Bula! Almost from the moment my flight touched down in Nadi airport, I realised that this greeting of Fiji is usually offered with a wide smile and warm handshake. It’s something that I’d enjoy time and again with the locals over the next 16 days.
As most international visitors do, I arrived in Nadi (pronounced Nan-di) on the main island of Viti Levu. Unfortunately for many tourists Nadi is little more than a transportation hub that they pass through twice whether they like it or not. It isn't an idyllic snapshot of Fiji and apart from the colourful Sri Siva Subramaniya Swami (say that ten times quickly) Temple, it's only really a place for souvenir shopping.
|Sri Siva Subramaniya Swami Temple|
I had the choice of staying in Nadi or going 30 km north to Lautoka which I decided was a better option. Lautoka is a bigger city but with a more relaxed feel to it. According to legend, it derives its name from a battle cry that means 'spear-hit' but the people are friendly and the shopkeepers aren't constantly trying to get you in to 'just take a look'.
I stayed just a night there before taking the northern Kings Rd around the island to Suva. Viti Levu has a dividing range of mountains and two distinct weather patterns. In the drier western side there were a lot of sugar cane plantations and grassland areas but as we progressed east and over the mountains the scenery became dominated by lush rainforest. There were some nice ocean views along the way, especially near Viti Levu Bay on the northern part of the island.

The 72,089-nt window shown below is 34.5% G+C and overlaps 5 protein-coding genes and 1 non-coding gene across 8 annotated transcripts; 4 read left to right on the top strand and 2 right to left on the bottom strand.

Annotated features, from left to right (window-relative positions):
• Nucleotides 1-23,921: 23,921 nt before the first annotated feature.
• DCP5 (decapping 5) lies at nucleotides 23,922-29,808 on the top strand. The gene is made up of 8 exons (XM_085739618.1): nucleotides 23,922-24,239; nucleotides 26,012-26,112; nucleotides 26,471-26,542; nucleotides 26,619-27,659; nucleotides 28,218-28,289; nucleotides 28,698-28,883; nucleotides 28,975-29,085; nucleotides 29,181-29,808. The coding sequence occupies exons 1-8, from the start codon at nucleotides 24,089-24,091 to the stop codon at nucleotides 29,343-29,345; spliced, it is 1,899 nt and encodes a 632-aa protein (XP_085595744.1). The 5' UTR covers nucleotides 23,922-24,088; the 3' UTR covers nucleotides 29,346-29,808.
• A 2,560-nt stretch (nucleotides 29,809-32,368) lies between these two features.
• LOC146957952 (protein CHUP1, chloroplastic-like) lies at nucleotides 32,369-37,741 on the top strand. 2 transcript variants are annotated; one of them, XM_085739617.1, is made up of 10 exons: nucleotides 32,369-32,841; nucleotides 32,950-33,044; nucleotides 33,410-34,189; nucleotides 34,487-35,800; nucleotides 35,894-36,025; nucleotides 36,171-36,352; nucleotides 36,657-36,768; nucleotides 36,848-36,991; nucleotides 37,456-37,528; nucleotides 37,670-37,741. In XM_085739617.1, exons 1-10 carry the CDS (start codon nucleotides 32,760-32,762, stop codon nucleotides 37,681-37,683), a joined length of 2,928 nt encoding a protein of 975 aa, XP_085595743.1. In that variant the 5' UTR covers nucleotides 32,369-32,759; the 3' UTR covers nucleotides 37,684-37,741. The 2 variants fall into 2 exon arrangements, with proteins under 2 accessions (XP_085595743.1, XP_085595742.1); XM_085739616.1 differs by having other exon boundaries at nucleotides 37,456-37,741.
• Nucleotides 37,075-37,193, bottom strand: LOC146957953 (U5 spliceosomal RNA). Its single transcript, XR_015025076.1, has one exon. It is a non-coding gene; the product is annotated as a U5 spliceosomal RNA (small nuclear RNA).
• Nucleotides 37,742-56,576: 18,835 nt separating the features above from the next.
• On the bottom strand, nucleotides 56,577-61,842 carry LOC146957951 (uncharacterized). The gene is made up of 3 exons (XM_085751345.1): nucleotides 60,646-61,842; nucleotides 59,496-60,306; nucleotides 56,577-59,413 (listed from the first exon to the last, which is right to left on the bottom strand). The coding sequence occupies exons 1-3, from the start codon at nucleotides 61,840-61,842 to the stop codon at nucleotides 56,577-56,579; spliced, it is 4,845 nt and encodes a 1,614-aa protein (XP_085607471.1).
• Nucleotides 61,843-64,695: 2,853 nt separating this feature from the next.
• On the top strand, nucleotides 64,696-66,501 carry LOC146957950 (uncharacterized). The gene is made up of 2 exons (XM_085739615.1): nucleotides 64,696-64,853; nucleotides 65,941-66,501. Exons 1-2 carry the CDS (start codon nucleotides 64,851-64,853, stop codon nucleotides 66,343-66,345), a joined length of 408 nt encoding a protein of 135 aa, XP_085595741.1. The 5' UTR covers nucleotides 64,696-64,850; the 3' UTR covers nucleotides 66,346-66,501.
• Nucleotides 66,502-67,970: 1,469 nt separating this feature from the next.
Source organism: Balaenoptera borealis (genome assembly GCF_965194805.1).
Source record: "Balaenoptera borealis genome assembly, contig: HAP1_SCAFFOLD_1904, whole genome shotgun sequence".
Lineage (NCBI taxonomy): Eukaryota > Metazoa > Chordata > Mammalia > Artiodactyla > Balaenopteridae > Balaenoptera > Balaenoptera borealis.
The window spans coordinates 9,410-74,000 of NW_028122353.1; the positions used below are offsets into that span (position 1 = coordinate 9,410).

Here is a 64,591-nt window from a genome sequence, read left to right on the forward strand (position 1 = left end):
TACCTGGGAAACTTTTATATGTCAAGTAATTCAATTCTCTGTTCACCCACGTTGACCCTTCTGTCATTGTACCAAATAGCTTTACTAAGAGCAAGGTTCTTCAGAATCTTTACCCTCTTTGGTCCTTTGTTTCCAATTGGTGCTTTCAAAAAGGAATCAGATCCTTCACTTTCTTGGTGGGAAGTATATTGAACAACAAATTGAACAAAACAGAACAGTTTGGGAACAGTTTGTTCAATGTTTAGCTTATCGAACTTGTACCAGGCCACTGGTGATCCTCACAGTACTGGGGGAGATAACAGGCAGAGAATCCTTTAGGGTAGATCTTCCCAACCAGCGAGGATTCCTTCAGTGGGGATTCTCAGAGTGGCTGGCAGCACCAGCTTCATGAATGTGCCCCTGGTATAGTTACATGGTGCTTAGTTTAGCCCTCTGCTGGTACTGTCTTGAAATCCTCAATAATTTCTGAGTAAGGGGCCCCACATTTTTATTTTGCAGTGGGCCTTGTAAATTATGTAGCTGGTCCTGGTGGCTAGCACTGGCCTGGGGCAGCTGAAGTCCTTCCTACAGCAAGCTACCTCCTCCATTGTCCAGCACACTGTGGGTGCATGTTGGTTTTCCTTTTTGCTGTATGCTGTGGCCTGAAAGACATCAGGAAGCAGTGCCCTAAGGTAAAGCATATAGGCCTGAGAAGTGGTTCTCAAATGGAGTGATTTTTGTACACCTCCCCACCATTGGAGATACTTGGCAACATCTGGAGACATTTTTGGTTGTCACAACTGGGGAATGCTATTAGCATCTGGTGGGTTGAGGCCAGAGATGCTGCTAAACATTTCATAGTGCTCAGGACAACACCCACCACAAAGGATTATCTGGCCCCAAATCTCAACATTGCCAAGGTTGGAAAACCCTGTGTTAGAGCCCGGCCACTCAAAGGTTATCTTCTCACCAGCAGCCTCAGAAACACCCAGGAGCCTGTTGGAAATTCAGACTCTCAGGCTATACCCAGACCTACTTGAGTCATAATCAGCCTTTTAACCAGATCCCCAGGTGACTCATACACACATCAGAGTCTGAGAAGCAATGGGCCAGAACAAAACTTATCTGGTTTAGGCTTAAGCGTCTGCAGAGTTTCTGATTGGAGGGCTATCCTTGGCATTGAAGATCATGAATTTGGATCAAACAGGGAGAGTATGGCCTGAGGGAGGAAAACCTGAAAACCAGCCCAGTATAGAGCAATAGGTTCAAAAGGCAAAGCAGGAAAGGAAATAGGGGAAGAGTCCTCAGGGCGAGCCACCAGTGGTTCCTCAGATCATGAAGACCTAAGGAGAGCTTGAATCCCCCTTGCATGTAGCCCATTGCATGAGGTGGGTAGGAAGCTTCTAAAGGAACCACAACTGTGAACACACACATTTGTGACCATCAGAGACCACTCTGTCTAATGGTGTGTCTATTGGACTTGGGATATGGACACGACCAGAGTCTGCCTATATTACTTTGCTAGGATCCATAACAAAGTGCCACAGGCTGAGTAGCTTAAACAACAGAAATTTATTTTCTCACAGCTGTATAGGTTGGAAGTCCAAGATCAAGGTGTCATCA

|Fijian family on Viti Levu|
When I arrived in Nadi it was pouring with rain but they assured me at the airport information desk it wouldn't last long. Ten minutes later as I waited for my bus a rainbow stretched across the sky and sun broke through. I was happy that it was a mostly dry day going to Suva because the middle part of the Kings Road is very much a work in progress. I wondered as the bus rumbled up unsealed clay roads what it would like in heavy rain. My guess is that it would become an impassable slope of mud.
The road took me through some pretty little villages and past a few schools. The houses were all very modest and some areas didn't even appear to have electricity. But I sensed that the local people took pride in the place they called home. Lawns were neatly cut with plants and flowers in the garden. Fijians are content and happy people even if they don't have a lot. I realised as I continued my travels that they are happy to share whatever they do have and this was always very endearing.
|Government Buildings, Suva|
The rain continued my first day in Suva and I was restricted to things like the museum and an internet cafe. On my second day I met some children next door to where I was staying. They had a rugby ball and were very happy when I started passing and kicking it around with them. Before long we were all down at a local park playing a game of touch. The field was muddy from the rain and in a small moment of madness I agreed to keep playing when they changed to full tackle rugby. They loved it and every time I received the ball wanted to 'tackle the big guy!'
I was in a rather poor state when it was finished but it was a lot of fun seeing them running, laughing, scoring the occasional try and following it with high fives. I loved the children there because I could relax with them. They are always happy and it's not in their nature to ask for anything other than my name and where I'm from. In fact, apart from a few exceptions in the cities it was the same whoever I talked to. I never had to be too concerned about people subtly trying to sell me something. They are just genuinely warm and friendly which made every day so enjoyable.